# Least cardinality of a set of integers

If $S_n$ is a set of positive integers >0 of the least cardinality such that every positive integer less then $n$ can be written as the sum of at most two elements of $S_n$, how precisely can we bound the asymptotics of $|S_n|$ as $n\rightarrow\infty$ ?

And for $|S(n,k)|$, if every integer less then n can be written as the sum of at most k elements of $S(n,k)$?

And for $|G(n,k)|$, if every integer less then n can be written as the sum of exactly k elements of $G(n,k)$?

$S(n,2)$ = http://oeis.org/A082429

• I do not think you have to delete the post here as long as you mention that you posted it at MO. I've seen many examples of such questions, one of the is here. Anyway I would think that you should get it a little more time then just 1 hour before rushing to MO. (There have been only 17 views to this question so far.) – Martin Sleziak Nov 6 '11 at 8:23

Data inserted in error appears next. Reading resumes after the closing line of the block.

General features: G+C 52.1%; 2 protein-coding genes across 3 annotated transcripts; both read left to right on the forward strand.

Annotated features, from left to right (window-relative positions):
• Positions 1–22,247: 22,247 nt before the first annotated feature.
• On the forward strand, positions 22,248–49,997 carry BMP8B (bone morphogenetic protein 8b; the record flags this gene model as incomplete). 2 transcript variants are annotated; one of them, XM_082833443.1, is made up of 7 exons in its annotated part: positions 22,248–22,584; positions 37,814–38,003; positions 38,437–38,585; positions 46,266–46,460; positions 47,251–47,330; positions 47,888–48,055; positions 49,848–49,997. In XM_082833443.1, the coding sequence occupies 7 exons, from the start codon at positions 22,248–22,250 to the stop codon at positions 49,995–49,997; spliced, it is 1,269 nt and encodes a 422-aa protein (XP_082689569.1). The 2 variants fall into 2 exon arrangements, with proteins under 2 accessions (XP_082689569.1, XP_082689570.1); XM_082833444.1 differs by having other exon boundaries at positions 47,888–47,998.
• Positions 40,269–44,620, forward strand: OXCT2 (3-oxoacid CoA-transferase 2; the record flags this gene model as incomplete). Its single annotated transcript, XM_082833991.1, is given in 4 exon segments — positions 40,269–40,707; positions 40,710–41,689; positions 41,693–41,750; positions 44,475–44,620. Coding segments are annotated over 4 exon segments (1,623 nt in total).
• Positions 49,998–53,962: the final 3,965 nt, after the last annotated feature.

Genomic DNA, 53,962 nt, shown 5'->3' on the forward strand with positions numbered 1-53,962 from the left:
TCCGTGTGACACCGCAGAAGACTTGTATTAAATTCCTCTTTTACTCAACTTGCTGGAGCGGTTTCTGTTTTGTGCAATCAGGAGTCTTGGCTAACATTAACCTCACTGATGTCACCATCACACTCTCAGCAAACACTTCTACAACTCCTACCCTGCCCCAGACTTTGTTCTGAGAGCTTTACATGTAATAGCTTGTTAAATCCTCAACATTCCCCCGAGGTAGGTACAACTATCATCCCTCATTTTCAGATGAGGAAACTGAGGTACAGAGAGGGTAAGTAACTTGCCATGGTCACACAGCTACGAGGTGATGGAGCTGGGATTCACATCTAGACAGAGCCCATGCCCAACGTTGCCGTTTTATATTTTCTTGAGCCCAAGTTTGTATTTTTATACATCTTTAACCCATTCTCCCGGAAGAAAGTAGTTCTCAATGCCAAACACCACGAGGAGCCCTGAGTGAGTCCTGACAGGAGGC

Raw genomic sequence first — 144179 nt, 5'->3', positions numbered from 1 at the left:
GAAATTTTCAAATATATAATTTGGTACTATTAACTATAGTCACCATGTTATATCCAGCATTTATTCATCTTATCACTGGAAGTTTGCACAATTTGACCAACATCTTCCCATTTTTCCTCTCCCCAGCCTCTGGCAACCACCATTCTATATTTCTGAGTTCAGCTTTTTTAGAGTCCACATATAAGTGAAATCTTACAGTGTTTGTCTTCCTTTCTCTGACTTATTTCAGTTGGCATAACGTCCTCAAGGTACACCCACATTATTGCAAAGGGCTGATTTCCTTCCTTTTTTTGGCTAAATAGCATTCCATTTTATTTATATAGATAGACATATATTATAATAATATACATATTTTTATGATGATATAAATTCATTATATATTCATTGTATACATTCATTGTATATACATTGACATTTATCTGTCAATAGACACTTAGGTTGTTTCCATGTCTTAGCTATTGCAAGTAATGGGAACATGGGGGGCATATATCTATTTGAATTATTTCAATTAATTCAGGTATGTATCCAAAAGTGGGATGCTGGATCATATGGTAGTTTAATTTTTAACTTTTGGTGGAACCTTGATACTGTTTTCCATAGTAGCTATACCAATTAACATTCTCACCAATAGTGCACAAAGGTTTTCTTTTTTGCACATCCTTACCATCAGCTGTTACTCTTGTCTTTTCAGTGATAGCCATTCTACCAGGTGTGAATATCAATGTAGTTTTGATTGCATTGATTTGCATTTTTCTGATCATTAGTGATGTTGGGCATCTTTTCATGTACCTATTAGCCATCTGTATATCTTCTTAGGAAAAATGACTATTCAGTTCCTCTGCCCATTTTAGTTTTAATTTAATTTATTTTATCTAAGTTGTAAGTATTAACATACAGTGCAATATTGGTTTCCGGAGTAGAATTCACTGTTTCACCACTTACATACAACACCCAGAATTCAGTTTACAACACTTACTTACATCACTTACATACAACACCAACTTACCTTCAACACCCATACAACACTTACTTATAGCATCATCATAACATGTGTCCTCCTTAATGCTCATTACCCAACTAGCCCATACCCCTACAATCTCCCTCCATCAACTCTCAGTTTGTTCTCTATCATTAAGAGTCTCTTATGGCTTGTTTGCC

• My feeling is that this is somewhat related to Erdős–Turán conjecture on additive bases, but I am far from being expert in this area, so this is probably the only useful information I am able to give. – Martin Sleziak Nov 6 '11 at 8:28
• @Martin: I waited almost three weeks before cross-posting, at time of cross-posting my question had about 80 views overall. Waiting less than one day is ridiculous (unless discussed first in the comments/meta thread). – Asaf Karagila Nov 6 '11 at 11:19
• @Martin, I think your link to Erdos-Turan is very much what OP needs. +1 from me. – Gerry Myerson Nov 6 '11 at 11:58
• First easy observation: If $S_n$ has $k$ elements, then $n\le \frac{k(k+1)}2$ (the number of possibilities how to choose at most two summands.) Thus clearly $(k+1)^2\ge 2n$ and $|S_n|\ge \sqrt{2n}-1$. \\ Another easy observation: The set $\{1,2,\dots,\lfloor \sqrt n\rfloor\} \cup \{k\cdot\lfloor \sqrt n\rfloor; 1\le k \le \lceil \sqrt n \rceil \}$ clearly generates $\{1,2,\ldots,n\}$, so we have $|S_n|\le 2\sqrt n$. \\ I hope I did not make a mistake there. – Martin Sleziak Nov 6 '11 at 12:03

Erdős proved that there exists an additive basis $B$ of order 2 and constants $c_1, c_2 > 0$ such that $c_1 \log n \leq r_B(n) \leq c_2 \log n$ for all $n$ sufficiently large. In particular, this implies that there exists an additive basis $B$ such that $r_B(n) = n^{1/2 + o(1)}$, which is essentially best possible.